Bitcoin Wallet Identifier Discovered in Fortnite Season 6 Hacks

Malwarebytes Labs recently discovered malware in one of the many Fortnite game hacks that enumerate victims’ Bitcoin wallets.

The California-based IT security firm found the malware after riddling through many fake Fortnite hacks that sought users to participate in surveys or download suspected files. The process led them to detect Trojan.Malpack. The trojan reportedly steals users’ data and identifies their Bitcoin wallets by tricking them into downloading a package containing a malicious Windows file.

“Once the initial(dot)EXE, [the malicious file], runs on the target system, it performs some basic enumeration on details specific to the infected computer. It then attempts to send data via a POST command to an /index.php file in the Russian Federation, courtesy of the IP address 5(dot)101(dot)78(dot)169,” researchers found. “Some of the most notable things it takes an interest in are browser session information, cookies, Bitcoin wallets, and also Steam sessions.”

Malware Located among YouTube Videos

Fornite players looking to bypass the game’s paywall often end up on ‘how-to-hack-Fortnite’ forums available all across the web, including YouTube. Malwarebytes Labs subscribed to many of these channels for its investigation and found bogus hacking tips and tricks that were offering everything from free season six passes to free V-Bucks, Fortnite’s in-app token to enable additional content purchase in the game.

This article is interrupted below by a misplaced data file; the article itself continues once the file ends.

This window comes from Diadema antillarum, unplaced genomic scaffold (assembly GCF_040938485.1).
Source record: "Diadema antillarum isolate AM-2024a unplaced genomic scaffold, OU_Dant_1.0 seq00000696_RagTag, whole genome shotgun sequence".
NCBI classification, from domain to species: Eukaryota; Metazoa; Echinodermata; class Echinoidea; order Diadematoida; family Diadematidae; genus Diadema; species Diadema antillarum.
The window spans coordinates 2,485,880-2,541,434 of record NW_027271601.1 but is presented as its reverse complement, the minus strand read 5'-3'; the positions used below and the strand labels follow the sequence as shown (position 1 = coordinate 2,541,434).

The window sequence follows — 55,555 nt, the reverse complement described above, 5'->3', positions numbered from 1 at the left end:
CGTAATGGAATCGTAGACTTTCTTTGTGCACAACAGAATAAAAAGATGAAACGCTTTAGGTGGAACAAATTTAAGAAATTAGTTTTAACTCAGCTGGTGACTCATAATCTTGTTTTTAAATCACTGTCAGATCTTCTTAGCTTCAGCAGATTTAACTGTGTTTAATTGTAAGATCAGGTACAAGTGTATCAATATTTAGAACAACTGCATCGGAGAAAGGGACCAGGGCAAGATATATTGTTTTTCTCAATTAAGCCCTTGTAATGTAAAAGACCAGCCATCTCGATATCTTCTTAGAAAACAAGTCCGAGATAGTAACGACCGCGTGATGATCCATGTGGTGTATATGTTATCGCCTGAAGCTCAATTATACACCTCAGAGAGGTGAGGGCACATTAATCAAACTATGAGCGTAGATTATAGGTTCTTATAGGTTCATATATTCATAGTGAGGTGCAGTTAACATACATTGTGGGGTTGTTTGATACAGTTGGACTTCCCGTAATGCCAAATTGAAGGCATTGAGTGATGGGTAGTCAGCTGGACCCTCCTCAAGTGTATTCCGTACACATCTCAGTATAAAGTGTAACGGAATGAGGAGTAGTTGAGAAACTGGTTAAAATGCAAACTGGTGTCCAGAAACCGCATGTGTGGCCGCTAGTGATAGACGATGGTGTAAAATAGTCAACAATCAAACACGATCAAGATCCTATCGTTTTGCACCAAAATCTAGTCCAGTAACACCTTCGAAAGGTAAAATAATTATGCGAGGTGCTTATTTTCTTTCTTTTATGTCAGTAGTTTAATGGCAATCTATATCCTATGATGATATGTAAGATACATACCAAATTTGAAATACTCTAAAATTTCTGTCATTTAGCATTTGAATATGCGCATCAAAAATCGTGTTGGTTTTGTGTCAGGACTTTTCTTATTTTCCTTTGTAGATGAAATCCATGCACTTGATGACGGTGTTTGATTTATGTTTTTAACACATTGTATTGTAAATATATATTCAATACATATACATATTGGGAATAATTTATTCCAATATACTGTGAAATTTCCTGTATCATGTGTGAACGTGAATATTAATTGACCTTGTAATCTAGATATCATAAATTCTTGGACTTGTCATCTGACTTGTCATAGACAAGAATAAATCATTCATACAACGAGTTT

“Offering up a malicious file under the pretense of a cheat is as old school as it gets, but that’s never stopped cybercriminals before. In this scenario, would-be cheaters suffer a taste of their own medicine via a daisy chain of clickthroughs and (eventually) some malware as a parting gift,” Malwarebytes wrote.

Any Bitcoin Stolen?

The Malwarebytes investigation does not report any Bitcoin stolen (yet). But the report does sound unsure about the extent to which Trojan.Malpack has affected its victims till date. The trojan generally opens a backdoor to other infections by fundamentally crippling the system firewall. It becomes possible due to Malpack’s ability to make unapproved adjustments behind the administrator’s back.

The trojan also is notorious for snooping on victims’ private activities, which could lead to irreversible damages as far as Bitcoin is concerned. For instance, cybercriminals can steal login credentials of the Bitcoin wallet client, take private keys stored on it, modify browsers’ settings to further their attack, and whatnot. These malicious attempts have been made in the past, too, and Reddit is full of such stories.

 

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